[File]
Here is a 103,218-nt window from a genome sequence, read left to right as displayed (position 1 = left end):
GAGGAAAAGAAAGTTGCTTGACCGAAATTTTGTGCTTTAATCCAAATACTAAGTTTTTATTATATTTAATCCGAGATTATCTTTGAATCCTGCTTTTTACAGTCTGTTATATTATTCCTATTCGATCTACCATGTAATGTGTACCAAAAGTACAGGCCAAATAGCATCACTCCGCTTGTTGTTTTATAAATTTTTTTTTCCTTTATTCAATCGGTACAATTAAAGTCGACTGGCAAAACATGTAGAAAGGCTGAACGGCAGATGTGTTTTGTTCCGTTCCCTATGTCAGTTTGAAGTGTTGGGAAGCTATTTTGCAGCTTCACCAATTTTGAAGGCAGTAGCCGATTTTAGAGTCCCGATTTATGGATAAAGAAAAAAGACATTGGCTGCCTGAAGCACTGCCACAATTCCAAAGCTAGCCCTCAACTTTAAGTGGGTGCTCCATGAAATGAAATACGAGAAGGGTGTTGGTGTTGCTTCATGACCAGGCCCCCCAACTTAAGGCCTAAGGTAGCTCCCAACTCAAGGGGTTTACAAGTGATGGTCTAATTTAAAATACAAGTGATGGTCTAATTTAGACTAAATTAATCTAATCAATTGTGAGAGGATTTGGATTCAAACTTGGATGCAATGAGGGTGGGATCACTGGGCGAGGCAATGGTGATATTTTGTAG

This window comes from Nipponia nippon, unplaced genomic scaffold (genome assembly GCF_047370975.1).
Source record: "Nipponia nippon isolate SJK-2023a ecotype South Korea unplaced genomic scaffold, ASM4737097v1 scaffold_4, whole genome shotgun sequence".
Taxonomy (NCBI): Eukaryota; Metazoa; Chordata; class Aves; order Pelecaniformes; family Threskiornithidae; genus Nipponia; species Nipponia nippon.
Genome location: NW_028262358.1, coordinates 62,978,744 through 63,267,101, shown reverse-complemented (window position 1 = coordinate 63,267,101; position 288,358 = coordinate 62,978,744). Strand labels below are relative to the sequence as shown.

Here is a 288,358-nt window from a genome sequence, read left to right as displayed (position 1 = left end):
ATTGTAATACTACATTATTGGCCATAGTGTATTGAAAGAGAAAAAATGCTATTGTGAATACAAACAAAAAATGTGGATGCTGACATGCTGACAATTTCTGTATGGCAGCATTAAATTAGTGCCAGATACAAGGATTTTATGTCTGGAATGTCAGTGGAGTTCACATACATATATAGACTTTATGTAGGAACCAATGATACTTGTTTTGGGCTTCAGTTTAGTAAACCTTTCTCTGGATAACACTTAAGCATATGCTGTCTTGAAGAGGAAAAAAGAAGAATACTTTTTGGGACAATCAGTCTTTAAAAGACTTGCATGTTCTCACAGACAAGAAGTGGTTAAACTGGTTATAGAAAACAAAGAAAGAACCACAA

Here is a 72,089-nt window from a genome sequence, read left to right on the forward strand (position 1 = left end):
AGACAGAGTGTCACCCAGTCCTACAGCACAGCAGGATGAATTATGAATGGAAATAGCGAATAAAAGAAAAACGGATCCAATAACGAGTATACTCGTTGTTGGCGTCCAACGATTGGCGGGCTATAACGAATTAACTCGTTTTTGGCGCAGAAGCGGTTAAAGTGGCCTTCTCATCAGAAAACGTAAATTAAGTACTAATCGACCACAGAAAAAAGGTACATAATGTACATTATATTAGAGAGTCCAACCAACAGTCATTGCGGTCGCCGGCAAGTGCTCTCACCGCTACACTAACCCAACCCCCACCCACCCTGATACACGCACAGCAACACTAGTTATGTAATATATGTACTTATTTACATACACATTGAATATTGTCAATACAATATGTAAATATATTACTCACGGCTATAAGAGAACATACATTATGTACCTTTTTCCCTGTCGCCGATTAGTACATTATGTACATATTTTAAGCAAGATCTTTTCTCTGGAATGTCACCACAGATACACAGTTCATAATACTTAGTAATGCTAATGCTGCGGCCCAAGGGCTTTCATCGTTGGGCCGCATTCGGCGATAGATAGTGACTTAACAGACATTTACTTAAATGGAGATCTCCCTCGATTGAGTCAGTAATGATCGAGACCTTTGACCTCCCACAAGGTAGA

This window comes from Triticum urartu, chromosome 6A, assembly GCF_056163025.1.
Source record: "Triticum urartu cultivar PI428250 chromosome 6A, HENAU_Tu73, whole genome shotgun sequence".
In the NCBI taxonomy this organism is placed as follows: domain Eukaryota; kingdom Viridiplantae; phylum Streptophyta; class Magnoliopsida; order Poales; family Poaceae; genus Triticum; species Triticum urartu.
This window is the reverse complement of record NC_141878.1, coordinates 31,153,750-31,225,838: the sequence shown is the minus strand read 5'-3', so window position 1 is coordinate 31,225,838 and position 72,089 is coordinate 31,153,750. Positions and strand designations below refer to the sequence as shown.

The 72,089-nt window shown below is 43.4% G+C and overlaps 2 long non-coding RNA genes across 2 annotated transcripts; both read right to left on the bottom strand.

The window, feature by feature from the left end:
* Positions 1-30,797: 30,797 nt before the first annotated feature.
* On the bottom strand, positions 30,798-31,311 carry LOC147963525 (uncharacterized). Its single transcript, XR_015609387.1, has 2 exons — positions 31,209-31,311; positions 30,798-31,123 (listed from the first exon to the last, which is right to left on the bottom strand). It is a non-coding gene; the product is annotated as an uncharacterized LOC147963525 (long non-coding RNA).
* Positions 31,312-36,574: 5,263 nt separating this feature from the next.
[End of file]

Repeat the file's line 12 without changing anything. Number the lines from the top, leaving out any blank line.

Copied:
Source record: "Triticum urartu cultivar PI428250 chromosome 6A, HENAU_Tu73, whole genome shotgun sequence".